"No." Her stomach churned nervously, but she held out the file. "It's my final column for the Daily Planet. I'm turning in my resignation today."
Lionel took the file, his fae unreadable. "Oh," he said. "Then our agreement is terminated."
"I'm sorry," Chloe said, even though she wasn't sorry at all. "But Clark's friendship just means too much to me."
Lionel shook his head, looking sorrowful. "I can't say it's unexpected, but it will be disappointing."
"I'm sorry, Mr. Luthor. I guess some people are just better at leading double lives than others."
She turned and headed for the door. Lionel spoke, and something in his voice froze her in place.
"You misunderstand me, Miss Sullivan."
Slowly, she turned around. Lionel rose from his seat behind the desk, and suddenly she realized how tall he was. All of a sudden she felt very small and insignificant, like a mouse facing a lion.
"I'm not the one who's going to be disappointed," Lionel said. "That'll be your father."
My father. Chloe felt a throb of fear, but she choked it back. "What does he have to do with any of this?" she demanded.
"Well..." Lionel smiled affably. "I suppose he wanted to surprise you. Your father just made a sizable down payment on a new house overlooking the golf course."
Chloe made a scoffing noise. "My dad still hasn't paid off the new water heater. I seriously doubt he's moving us to Brat Flats."
Lionel shrugged. "I suppose it must be his way of celebrating his new promotion. When I rewarded him for his hard work and his dedication to LuthorCorp, he was just brimming with pride. He... Oh, he'd be devastated if he suddenly found himself unemployed."
Chloe stared at him, feeling the noose tightening around her neck. He'd given Gabe a promotion, and now, if she didn't cooperate...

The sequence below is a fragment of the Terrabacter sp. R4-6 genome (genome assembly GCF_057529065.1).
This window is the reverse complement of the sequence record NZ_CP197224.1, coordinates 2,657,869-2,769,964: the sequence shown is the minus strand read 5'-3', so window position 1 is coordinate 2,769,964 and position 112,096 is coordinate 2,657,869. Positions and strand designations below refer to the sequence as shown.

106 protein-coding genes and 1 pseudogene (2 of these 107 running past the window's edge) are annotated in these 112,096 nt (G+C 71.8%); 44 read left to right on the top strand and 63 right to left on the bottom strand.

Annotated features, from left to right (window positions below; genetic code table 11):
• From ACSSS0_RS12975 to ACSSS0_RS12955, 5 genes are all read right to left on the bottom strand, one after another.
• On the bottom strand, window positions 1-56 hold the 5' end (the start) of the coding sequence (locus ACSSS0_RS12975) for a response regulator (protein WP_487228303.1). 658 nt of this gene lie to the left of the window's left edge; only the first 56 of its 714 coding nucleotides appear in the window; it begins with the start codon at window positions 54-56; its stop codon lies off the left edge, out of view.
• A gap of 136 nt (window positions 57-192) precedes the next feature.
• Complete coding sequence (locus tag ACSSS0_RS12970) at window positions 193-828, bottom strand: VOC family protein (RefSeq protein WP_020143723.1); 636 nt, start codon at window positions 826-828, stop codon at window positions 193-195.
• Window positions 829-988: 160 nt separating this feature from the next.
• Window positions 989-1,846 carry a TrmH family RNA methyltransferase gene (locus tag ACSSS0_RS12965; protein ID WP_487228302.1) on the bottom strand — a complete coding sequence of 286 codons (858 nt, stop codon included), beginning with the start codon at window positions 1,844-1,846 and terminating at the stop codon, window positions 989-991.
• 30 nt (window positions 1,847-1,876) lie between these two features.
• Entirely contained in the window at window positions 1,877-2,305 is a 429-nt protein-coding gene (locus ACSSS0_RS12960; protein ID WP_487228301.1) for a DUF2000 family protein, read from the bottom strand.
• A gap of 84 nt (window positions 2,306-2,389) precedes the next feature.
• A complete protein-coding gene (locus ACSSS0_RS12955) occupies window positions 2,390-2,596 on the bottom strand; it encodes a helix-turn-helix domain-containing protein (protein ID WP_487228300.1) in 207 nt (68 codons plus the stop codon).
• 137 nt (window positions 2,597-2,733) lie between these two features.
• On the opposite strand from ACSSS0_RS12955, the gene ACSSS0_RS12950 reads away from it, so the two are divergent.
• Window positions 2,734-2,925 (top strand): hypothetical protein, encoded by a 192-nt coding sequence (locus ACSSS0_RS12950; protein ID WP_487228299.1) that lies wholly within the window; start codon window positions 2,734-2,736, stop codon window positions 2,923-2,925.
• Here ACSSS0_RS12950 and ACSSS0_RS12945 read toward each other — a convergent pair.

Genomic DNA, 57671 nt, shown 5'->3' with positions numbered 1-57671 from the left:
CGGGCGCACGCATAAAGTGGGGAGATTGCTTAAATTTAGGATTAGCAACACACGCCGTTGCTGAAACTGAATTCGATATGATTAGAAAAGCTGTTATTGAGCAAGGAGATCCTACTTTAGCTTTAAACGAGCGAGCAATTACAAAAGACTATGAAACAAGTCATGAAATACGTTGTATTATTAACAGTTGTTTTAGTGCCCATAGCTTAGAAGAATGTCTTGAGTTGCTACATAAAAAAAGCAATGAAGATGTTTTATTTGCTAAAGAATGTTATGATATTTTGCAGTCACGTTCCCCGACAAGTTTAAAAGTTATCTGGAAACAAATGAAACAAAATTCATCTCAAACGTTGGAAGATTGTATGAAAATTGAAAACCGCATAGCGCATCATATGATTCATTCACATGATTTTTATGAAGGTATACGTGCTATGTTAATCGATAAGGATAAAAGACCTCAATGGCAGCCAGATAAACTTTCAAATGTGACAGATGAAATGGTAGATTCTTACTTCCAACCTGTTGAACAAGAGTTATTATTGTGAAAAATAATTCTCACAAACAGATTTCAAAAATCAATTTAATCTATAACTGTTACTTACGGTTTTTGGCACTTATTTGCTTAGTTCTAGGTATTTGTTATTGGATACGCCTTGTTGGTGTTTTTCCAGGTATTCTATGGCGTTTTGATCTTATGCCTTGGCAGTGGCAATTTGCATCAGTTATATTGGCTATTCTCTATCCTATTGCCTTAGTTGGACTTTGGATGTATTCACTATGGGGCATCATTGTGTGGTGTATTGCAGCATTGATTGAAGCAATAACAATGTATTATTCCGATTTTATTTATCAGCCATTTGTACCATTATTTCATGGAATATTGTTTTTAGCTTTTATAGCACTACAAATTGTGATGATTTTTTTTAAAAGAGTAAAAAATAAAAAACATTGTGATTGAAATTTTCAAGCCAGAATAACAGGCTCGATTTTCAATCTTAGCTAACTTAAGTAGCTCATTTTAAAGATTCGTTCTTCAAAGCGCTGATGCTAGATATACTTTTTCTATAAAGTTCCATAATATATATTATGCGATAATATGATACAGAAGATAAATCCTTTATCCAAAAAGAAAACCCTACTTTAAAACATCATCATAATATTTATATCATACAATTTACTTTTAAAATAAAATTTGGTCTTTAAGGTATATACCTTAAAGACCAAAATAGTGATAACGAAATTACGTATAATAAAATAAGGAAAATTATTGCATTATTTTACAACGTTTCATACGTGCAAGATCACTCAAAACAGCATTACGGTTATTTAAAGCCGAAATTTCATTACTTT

"You can't do this to him."
Lionel's smile grew decidedly less affable. "Actually, I can. But I don't think I'll need to. You and I are going to enjoy a long and fruitful partnership, Miss Sullivan."
Now, sitting in the Torch, Chloe remembered stumbling out of Lionel's office, frightened and close to tears. She knew Lionel well enough to take his threats very seriously. She didn't doubt he'd ruin her father's life, and hers, if she didn't cooperate.
She didn't really want to betray her oldest and best friend. But she couldn't let her father's life be destroyed because of her, either. With a single flick of his fingers, Lionel had manipulated her like a chess piece, effortlessly trapping her. She couldn't put a foot out of line without being captured... and destroyed.
She wondered what he'd done to Perry White, who'd apparently had the "story of a lifetime" on Lionel.
Lionel Luthor was ruthless and vicious, and if Perry had uncovered some damning information on him, then Perry was lucky to be alive.
And maybe she was lucky that Lionel hadn't summarily fired her dad and wrecked her life.
But right now, she didn't feel lucky.
She looked down at her column, reading the cynical, angry words she'd written after her confrontation with Lionel.
Burned in relationships, you turn to work for solace. Surely in the workforce, where only your abilities matter, you won't face the same games. Finally, you'll be rewarded for hard work and dedication, qualities of real substance. But if those "just rewards" come rolling in, stop. Consider the giver. And watch out for people who want to do you favors. There's always a hook.
Words of wisdom, she thought grimly.
Wisdom she'd learned a little too late.
Read Chapter 9 here.